Wooden Escapement Mechanism: What was Made

Anchor Escapement – Wikipedia
Pendulum-Driven Mechanical Clock Escapement - RF Cafe
Antique Escapement Mechanism – RF Cafe

Since the prompt for this project, creating a dynamic artifact, was so board, I knew I wanted to incorporate mechanical design into the focus of aesthetics. I have always really enjoyed clean mechanical designs with intricate gear systems. Their complexity has always impressed me, and continues to do so as I have learned more about their operation and design. While ideating for this project, I was immediately drawn to the idea of an escapement mechanism or a kinetic sculpture. These both incorporate the celebration of mechanisms and mechanical design that I am normally drawn to, while simultaneously incorporating that design into their aesthetics. An escapement is a wide category of mechanisms that control the conversion of potential energy to mechanical energy. While I really liked this as a concept, I wasn’t enthusiastic about the traditional design of these mechanisms because of the large and sometimes obtrusive pendulum. This led me to looking at wooden kinetic sculptures because they share many of the same elements, though typically work around the large pendulum and weight requirement.


Hummingbird Kinetic Sculpture – Derek Hugger
Initial concept sketches of weight, planetary gear, and securing system

This led me to find a designer and artist, Derek Hugger, who makes a wide variety of of organic kinetic sculptures. These sculptures are highly impressive, and I soon realized that it would be outside of the scope of this project to attempt to create a mechanism using the same ideas. Upon doing more research, however, I discovered organic escapement designs by a designer named Dolf Perenti. I was drawn to the organic and non-traditional aesthetic of these escapements, and they presented  much more feasible design challenge. It would still be an ambitious project, but I would be able to actually finish and fabricate a more simplistic design while still adhering to my design and aesthetic goals. From this point, I began working on simplistic hand sketching and designing an escapement mechanism in Solidworks to first model the behavior to ensure it matched what I wanted it to.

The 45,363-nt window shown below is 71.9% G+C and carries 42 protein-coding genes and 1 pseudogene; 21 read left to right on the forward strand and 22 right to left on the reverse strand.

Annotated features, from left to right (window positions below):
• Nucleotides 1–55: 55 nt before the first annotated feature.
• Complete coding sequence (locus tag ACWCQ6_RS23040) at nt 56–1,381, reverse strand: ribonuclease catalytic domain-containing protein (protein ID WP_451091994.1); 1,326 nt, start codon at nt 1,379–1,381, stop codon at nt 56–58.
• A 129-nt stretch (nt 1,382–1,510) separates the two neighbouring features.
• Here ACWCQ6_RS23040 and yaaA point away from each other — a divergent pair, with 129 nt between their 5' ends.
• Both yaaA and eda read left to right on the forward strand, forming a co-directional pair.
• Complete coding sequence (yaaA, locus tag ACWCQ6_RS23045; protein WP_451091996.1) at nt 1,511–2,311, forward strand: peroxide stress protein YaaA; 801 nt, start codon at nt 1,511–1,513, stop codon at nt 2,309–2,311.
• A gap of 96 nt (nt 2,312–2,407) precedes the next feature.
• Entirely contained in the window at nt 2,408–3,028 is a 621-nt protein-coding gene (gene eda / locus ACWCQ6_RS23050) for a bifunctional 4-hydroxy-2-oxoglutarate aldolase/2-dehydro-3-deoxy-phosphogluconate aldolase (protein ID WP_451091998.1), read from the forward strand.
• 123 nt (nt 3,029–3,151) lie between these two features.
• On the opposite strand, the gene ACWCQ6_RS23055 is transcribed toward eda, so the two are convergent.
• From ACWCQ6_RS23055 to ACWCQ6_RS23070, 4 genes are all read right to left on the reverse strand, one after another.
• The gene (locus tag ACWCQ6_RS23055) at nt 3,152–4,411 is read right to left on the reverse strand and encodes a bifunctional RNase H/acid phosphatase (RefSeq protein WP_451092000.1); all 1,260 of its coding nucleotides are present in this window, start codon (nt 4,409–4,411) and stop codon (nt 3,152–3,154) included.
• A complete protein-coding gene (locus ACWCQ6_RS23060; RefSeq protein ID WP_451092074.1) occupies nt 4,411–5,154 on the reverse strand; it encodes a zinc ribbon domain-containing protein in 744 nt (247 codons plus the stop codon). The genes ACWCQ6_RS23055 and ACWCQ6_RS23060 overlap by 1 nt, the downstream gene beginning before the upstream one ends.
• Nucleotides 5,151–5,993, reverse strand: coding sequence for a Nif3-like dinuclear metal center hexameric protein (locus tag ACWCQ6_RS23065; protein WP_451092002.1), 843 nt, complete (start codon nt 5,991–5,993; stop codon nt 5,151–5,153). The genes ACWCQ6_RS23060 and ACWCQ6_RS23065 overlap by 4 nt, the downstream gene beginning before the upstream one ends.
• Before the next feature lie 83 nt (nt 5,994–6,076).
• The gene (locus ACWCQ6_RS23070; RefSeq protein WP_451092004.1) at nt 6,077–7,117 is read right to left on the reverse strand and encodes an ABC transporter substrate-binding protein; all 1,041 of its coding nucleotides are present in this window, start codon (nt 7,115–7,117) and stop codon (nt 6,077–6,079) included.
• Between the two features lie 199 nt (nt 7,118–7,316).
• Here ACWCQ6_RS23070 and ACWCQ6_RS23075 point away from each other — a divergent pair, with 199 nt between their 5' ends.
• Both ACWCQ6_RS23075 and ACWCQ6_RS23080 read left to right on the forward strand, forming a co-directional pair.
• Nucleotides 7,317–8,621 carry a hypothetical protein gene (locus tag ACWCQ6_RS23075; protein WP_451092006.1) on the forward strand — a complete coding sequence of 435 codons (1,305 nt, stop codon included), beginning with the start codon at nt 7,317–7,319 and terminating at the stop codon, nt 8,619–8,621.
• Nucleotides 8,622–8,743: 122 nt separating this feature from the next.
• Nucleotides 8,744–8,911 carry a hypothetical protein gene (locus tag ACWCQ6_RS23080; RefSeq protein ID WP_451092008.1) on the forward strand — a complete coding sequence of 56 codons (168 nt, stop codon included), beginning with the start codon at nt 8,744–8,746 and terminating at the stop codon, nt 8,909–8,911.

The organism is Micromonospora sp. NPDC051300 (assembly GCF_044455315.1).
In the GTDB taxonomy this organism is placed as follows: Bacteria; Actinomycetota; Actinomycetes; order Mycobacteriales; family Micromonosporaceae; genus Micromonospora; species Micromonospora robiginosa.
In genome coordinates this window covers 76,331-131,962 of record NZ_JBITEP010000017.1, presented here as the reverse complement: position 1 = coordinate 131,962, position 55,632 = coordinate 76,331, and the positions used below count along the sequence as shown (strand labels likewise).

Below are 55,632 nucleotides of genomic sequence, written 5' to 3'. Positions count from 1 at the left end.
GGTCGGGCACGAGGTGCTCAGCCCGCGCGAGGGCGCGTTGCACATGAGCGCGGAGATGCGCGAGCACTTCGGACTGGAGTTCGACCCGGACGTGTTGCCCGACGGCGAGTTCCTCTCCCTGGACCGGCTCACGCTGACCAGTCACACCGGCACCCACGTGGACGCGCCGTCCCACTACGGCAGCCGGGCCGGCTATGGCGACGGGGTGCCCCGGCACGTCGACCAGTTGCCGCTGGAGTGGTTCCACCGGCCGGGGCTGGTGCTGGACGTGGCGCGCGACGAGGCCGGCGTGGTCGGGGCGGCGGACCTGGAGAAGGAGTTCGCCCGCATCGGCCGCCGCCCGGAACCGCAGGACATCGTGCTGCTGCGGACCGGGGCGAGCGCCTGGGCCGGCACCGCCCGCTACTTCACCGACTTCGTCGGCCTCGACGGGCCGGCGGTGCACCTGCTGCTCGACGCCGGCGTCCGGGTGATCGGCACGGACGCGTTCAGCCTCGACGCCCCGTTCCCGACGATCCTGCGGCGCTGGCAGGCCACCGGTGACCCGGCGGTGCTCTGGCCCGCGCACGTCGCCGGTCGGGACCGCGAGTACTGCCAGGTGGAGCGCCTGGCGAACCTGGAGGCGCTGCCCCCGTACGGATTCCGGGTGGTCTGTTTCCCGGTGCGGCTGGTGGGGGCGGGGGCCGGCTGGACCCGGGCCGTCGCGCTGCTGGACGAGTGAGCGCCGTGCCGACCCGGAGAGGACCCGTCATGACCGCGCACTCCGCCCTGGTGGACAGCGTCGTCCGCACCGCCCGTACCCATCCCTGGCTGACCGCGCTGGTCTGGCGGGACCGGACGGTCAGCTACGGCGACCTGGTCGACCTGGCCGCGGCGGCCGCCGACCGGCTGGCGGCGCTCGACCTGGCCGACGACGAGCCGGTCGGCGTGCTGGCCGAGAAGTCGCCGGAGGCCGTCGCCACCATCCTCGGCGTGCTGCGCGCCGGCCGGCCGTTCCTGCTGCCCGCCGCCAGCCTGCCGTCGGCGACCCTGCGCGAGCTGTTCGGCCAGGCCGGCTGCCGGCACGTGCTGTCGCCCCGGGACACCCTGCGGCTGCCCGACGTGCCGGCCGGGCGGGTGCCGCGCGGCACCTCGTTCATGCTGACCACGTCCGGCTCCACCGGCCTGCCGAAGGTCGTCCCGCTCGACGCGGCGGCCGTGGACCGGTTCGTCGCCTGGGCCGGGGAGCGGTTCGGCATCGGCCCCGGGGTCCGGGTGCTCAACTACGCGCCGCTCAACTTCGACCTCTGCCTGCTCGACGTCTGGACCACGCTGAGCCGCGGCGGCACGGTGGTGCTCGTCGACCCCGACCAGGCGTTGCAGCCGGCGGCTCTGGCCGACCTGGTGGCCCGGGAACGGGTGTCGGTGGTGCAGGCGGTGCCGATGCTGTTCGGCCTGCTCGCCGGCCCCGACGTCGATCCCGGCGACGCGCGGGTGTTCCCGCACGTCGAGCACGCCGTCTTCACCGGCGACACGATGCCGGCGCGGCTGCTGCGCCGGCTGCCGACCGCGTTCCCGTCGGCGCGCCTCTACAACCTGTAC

Moving through the CAD process, I began by first modeling the actual escapement mechanism before mapping out a gear system and pendulum that fit into the aesthetic that I was aiming for. This included several iterations across many of the components until a reached a state that I was happy with. For the actual project specifications, these can be broken down into functional and aesthetic specifications. For functionality, I wanted the mechanism to be able to convert potential energy into kinetic energy and I wanted it to be relatively easy to manufacture. For the aesthetics, I wanted to follow the aforementioned antique clock/wooden kinetic sculptures that were highlighted above. I also wanted to ensure that the aesthetic was clean and consistent and with a size that it could easily be interpreted from a moderate distance. To reach the antique clock aesthetic I wanted to incorporate mainly wooden elements, while using brass rod sections to support and stabilize the different components. I also really wanted to highlight the “celebration of gears and mechanisms” that are so prevalent with these types of mechanisms. While, in the case of antique clocks, this was primarily functional, this has been incorporated into a variety of aesthetics including steampunk which celebrate the use of gears and other mechanical mechanisms.